Curtis, Andrew R. (2009)
Ph.D. thesis, University of Birmingham.
The introduction of innovative filled methacrylate resin composites has revolutionised the field of aesthetic restorative dentistry and provided a clinically viable alternative to amalgam-based restorations. The mechano-physical properties and resultant clinical longevity of these materials was insufficient. To improve these properties the on-going development of resin-based composites (RBCs) has sought to modify the filler size and morphology and to improve the loading and distribution of constituent filler particles. This has resulted in the introduction of so-called ‘nanofills’ which possess a combination of nano- and micro-sized filler to produce a hybrid material. A variation to this approach was the introduction of ‘nanocluster’ particles, which are essentially an agglomeration of nano-sized silica and zirconia particles. Although these materials have demonstrated a degree of clinical and experimental success debate remains as to their specific benefit compared with existing conventionally filled systems. Following placement RBC restorations are exposed to masticatory loading (repeated sub-critical stresses) which are typically detrimental to the clinical longevity of the material. The current study determined that RBCs reinforced with the ‘nanocluster’ particles possessed statistically similar or significantly increased bi-axial flexure strengths and associated Weibull moduli following pre-loading regimes which produced catastrophic failure of conventionally filled RBCs. This was attributed to the unique reinforcement provided by the ‘nanocluster’ particle, which were identified by a novel micromanipulation technique to possess distinctive fracture mechanisms, in addition to possessing an IPC-like structure. These acted in combination to absorb and dissipate loading stresses and to provide enhanced damage tolerance. Near-infra-red spectroscopy was also employed to determine the water sorption and it did not identify any direct correlation between water content and extent of strength reduction. However, immersion of the materials in water and also in sodium hydroxide or ethanol highlighted that the long-term hydrolytic stability of the ‘nanoclusters’ was limited. This suggested that degradation of the interfacial silane layer weakened the ‘nanocluster’ particle causing them to act as defect centres within the resin matrix and to consequently generate a greater loss of strength. Therefore, whilst the ‘nanocluster’ reinforced RBCs have the potential to provide enhanced damage tolerance and improved clinical longevity the limited long-term hydrolytic stability suggests further development of hydrophilic silane coupling agents and resin monomers is required to realize these properties.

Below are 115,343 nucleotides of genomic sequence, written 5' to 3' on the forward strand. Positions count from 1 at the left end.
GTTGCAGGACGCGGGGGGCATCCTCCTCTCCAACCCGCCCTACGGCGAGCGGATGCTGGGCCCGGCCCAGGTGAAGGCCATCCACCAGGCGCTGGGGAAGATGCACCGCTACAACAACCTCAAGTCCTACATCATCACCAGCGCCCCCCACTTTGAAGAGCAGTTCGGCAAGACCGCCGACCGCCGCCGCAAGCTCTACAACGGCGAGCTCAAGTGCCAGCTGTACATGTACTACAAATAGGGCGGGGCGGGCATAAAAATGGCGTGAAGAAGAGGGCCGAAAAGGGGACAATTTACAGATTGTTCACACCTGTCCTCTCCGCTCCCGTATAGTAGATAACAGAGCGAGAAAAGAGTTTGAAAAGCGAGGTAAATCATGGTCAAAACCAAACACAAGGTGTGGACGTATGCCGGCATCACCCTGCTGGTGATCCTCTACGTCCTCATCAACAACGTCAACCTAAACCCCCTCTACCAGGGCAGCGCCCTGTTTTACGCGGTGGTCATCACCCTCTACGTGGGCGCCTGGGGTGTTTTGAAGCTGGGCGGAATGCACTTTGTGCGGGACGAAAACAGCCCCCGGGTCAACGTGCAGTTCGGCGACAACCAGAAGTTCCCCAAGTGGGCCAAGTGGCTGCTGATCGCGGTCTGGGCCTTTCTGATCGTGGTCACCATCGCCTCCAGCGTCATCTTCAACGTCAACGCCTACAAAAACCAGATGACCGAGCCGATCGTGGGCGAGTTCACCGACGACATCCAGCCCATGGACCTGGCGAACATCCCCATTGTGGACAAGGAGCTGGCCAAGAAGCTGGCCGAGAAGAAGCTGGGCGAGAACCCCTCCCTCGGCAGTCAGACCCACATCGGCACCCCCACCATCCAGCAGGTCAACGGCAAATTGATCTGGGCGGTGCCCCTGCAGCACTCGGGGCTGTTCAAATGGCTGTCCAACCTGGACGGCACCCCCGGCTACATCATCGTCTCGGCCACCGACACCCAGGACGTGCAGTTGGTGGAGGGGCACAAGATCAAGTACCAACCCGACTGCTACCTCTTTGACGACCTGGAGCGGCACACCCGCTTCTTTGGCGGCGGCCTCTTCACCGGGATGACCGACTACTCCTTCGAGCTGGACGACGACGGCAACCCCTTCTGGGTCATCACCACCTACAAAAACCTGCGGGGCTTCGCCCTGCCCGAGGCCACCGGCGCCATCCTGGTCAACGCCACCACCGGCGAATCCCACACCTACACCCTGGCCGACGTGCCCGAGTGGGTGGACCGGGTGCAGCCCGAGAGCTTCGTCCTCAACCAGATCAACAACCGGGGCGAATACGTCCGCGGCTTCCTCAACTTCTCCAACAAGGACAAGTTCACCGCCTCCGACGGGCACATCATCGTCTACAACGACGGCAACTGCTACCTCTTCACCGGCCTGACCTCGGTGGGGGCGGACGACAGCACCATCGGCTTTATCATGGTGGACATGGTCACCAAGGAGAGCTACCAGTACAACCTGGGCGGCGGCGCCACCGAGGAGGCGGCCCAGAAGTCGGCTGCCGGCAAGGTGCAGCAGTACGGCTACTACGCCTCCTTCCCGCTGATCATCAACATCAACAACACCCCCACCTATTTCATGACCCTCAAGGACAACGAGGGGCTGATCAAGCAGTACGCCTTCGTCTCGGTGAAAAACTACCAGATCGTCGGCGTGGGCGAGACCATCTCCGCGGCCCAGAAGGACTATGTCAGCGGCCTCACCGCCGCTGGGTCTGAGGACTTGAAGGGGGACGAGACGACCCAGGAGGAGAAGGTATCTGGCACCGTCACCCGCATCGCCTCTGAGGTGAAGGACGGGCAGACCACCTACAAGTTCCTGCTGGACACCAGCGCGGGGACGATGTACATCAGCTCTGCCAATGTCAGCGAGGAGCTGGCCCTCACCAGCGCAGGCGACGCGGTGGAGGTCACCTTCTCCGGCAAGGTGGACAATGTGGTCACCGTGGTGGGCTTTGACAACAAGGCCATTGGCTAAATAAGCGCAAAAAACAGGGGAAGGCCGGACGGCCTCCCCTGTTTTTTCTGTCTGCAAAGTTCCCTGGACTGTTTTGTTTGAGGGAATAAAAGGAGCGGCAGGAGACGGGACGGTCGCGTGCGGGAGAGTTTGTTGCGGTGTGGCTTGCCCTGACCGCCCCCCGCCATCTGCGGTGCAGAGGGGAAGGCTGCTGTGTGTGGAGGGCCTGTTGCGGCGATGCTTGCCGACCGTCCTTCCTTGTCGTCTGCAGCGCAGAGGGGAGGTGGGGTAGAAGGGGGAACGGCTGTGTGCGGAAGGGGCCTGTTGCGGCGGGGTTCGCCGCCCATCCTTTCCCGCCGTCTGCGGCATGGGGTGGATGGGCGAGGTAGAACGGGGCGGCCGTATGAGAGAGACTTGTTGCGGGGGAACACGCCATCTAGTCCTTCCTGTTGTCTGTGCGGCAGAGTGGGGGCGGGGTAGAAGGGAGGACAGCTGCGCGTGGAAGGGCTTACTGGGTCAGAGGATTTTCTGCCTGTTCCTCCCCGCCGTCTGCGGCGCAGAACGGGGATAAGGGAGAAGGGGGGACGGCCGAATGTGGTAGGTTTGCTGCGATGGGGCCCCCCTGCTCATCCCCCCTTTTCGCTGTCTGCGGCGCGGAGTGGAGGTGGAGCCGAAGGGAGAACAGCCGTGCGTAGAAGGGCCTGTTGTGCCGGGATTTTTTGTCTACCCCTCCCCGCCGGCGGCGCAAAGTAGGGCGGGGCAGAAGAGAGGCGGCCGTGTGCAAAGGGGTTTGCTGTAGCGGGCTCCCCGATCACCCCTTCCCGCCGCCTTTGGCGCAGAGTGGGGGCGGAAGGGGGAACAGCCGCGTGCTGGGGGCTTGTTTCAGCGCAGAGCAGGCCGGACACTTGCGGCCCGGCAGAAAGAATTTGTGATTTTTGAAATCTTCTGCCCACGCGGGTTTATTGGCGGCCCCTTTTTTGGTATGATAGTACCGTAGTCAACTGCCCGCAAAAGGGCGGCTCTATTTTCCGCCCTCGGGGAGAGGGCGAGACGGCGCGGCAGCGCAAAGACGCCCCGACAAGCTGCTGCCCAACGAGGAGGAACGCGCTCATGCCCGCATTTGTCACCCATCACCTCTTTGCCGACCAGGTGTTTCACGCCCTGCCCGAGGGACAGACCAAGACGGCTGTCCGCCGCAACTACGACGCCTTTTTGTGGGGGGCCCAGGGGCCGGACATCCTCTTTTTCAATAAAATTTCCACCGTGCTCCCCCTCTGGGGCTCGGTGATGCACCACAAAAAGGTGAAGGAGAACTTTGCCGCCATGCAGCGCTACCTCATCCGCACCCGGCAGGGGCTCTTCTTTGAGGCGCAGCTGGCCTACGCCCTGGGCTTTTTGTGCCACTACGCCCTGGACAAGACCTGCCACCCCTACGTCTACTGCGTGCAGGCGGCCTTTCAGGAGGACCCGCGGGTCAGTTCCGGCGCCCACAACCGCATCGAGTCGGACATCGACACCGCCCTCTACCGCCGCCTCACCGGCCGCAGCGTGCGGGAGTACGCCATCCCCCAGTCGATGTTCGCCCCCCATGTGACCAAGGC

|Type of Work:||Ph.D. thesis.|
|Supervisor(s):||Palin, Will and Marquis, Peter|
|School/Faculty:||Colleges (2008 onwards) > College of Medical & Dental Sciences|
|Department:||Biomaterials Unit, School of Dentistry|
|Keywords:||Resin-based composite, nanofillers, nanocluster, nanotechnology, water sorption, cyclic fatigue, micromanipulation, bi-axial flexure strength, near-infrared spectroscopy|
|Institution:||University of Birmingham|
This unpublished thesis/dissertation is copyright of the author and/or third parties. The intellectual property rights of the author or third parties in respect of this work are as defined by The Copyright Designs and Patents Act 1988 or as modified by any successor legislation. Any use made of information contained in this thesis/dissertation must be in accordance with that legislation and must be properly acknowledged. Further distribution or reproduction in any format is prohibited without the permission of the copyright holder.
Repository Staff Only: item control page